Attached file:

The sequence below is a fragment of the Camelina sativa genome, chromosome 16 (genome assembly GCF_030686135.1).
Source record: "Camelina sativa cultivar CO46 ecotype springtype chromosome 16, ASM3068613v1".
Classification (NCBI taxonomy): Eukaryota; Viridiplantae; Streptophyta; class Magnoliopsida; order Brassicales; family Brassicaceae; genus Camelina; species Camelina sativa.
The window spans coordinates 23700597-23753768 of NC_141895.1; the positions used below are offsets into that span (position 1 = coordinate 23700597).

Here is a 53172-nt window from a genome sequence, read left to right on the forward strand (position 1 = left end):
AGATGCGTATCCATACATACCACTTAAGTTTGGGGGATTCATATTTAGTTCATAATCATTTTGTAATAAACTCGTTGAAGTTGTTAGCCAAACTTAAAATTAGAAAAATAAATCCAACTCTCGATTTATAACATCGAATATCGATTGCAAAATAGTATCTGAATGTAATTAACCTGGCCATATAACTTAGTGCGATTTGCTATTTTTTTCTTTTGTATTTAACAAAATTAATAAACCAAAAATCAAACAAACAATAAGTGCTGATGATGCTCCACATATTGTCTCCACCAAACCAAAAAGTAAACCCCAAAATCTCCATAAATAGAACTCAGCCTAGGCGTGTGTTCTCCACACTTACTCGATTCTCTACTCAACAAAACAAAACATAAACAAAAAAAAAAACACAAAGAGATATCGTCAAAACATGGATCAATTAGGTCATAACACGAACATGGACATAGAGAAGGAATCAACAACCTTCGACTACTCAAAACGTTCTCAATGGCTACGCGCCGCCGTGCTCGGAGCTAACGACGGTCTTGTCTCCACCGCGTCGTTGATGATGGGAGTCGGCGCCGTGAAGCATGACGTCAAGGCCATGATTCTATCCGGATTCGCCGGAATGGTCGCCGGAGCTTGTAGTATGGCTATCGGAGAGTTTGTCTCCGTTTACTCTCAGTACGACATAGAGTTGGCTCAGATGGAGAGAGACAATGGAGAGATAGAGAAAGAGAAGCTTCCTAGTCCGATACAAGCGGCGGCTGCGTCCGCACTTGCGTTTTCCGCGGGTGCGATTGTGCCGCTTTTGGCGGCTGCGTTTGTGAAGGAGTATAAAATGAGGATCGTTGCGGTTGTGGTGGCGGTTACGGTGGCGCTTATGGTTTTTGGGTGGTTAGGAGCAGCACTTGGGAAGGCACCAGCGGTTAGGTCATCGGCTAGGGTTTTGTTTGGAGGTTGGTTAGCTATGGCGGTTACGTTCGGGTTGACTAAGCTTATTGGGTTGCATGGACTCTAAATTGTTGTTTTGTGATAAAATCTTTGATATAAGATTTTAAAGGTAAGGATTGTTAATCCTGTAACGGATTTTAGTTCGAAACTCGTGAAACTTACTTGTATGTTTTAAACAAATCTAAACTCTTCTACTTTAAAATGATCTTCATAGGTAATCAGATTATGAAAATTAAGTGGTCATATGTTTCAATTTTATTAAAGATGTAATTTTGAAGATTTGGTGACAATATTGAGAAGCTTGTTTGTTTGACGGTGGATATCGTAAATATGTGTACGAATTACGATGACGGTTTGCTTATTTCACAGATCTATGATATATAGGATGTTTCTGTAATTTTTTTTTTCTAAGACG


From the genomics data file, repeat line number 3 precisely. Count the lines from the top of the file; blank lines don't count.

Classification (NCBI taxonomy): Eukaryota; Viridiplantae; Streptophyta; class Magnoliopsida; order Brassicales; family Brassicaceae; genus Camelina; species Camelina sativa.